Kaanapali Makai Watch presentation 6/30/10


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The slides presented at the June 30th, 2010 Ka'anapali Makai Watch "Talk Story" meeting.

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  • Role of the public (observation, sample collection, recordkeeping )Role of the sample collection site (sample preservation, recordkeeping) Role of the meter site (sample preservation, recordkeeping, turbidity analysis, meter care) Role of Data Collector (tabulates and enters data from meter sites) Role of QC reviewer (reviews data throughout process) Reporting (Retreiving data from database for reporting back to community and submittal to DOH)
  • Role of the public (observation, sample collection, recordkeeping )Role of the sample collection site (sample preservation, recordkeeping) Role of the meter site (sample preservation, recordkeeping, turbidity analysis, meter care) Role of Data Collector (tabulates and enters data from meter sites) Role of QC reviewer (reviews data throughout process) Reporting (Retreiving data from database for reporting back to community and submittal to DOH)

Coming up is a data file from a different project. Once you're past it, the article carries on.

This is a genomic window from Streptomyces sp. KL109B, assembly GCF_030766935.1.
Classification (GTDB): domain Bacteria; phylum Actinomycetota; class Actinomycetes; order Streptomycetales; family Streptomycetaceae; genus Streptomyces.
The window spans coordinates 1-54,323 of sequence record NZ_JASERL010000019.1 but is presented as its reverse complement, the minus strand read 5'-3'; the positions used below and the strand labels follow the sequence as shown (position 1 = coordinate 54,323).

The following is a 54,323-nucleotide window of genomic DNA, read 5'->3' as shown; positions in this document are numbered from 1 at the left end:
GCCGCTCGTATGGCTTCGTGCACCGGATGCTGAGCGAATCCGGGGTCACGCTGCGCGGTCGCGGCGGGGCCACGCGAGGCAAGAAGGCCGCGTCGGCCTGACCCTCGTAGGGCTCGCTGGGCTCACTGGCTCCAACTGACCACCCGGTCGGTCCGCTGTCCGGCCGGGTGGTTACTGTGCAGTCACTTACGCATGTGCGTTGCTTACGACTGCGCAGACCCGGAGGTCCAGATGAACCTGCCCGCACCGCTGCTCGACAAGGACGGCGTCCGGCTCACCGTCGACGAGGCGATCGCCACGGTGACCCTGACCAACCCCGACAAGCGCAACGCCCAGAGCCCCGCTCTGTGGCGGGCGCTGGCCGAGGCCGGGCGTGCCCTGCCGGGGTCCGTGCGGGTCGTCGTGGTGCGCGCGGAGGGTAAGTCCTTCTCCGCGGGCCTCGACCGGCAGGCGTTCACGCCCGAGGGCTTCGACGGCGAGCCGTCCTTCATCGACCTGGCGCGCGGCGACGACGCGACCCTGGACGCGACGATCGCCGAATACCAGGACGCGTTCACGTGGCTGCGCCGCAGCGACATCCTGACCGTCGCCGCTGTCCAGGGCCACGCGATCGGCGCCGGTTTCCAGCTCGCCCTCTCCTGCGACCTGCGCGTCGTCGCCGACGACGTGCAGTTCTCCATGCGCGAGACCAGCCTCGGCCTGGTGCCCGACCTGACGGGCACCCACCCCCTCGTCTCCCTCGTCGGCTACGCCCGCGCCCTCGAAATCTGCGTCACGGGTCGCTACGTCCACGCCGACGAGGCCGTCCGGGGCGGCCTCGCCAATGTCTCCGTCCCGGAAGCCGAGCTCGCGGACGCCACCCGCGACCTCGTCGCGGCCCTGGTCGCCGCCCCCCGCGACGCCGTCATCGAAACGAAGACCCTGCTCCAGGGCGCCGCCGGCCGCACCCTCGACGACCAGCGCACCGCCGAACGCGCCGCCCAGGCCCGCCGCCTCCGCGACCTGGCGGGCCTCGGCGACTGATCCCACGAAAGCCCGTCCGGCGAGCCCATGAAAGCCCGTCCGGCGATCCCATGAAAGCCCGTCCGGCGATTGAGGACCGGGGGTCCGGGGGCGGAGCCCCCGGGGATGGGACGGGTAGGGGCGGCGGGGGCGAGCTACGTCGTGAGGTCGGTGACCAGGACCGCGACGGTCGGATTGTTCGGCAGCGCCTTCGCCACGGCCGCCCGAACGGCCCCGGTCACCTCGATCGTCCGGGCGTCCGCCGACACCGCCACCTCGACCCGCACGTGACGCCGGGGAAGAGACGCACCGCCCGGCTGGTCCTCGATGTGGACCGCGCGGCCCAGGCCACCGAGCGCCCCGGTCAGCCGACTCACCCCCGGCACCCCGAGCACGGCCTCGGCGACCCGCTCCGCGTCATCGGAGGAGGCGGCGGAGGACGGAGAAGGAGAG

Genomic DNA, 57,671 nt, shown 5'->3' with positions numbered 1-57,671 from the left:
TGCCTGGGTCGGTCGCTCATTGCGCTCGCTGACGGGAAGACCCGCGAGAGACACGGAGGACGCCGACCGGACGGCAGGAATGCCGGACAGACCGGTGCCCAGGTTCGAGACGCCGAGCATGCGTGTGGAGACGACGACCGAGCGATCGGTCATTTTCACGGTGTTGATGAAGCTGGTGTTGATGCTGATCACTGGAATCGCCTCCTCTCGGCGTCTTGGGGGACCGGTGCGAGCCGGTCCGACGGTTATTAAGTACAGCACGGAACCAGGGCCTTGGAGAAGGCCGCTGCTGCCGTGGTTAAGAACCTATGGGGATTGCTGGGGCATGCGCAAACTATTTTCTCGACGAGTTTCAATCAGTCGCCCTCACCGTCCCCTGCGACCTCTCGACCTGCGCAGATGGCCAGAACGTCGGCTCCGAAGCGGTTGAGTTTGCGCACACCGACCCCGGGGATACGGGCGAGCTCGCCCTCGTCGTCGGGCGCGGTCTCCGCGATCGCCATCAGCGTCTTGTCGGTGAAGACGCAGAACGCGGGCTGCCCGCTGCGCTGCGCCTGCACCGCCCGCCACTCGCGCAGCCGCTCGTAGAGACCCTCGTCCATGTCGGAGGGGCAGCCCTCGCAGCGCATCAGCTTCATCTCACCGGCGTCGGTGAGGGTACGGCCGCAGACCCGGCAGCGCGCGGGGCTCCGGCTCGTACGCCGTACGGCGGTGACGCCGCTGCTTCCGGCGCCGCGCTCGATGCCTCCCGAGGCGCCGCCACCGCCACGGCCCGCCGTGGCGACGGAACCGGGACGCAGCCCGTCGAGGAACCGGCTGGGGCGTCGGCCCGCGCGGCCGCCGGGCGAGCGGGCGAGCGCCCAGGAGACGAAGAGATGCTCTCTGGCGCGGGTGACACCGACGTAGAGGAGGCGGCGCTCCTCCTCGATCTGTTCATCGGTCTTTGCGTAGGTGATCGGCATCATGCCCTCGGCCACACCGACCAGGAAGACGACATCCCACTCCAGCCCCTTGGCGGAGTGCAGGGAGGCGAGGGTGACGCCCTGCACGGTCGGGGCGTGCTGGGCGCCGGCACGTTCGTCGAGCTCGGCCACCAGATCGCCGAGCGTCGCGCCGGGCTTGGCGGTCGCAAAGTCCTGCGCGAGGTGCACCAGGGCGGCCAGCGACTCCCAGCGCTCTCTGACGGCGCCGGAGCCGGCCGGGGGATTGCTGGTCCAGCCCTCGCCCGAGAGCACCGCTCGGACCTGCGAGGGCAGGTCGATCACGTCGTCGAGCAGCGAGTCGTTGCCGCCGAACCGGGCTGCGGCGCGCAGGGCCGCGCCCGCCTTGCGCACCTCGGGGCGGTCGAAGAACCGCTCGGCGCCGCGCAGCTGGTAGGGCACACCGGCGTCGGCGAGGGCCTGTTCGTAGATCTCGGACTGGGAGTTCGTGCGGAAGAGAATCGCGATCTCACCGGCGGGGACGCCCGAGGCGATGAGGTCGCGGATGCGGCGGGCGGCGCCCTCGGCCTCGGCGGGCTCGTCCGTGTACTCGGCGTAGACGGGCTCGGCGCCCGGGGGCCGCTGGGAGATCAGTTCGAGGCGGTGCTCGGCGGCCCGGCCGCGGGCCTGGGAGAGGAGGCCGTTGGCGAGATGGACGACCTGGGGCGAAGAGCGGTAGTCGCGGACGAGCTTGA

• Coral Reefs 101 Coral reefs should be considered as whole ecosystems. The habitat and associated marine life are deeply interlinked! It’s a complex system, where the biology, the water chemistry, and the physical ocean forces are all part of the whole, all working together to form thriving ecosystems. They are not separable. Imagine a car engine, all of the parts working together to make it run. If one of the pieces wears out or breaks or falls off, it affects another part that it was connected to, which affects another part, and eventually it breaks down. All of the pieces and fluids need to be present and clean for it to run properly.
  • While this is grossly oversimplified, it has been shown in numerous studies that healthy stocks of herbivores, including sea urchins, is a dominant factor in helping to maintain healthy coral reefs.
  • And Ecological Change (change in the habitat) is called a ‘Phase Shift’. This is where a healthy reef is stressed by overfishing and nutrient pollution, resulting in a degraded reef dominated by algae, unable to support the abundant life of the healthy system. Nutrient pollution is another way of saying “pollution with plant food”. Our waste = their food. Our waste contains nitrogen, phosphorus, and other ‘nutrients’ that gives plants and algae the nutrition they need. Give algae food and it will grow! (It’s part of the water chemistry mentioned earlier).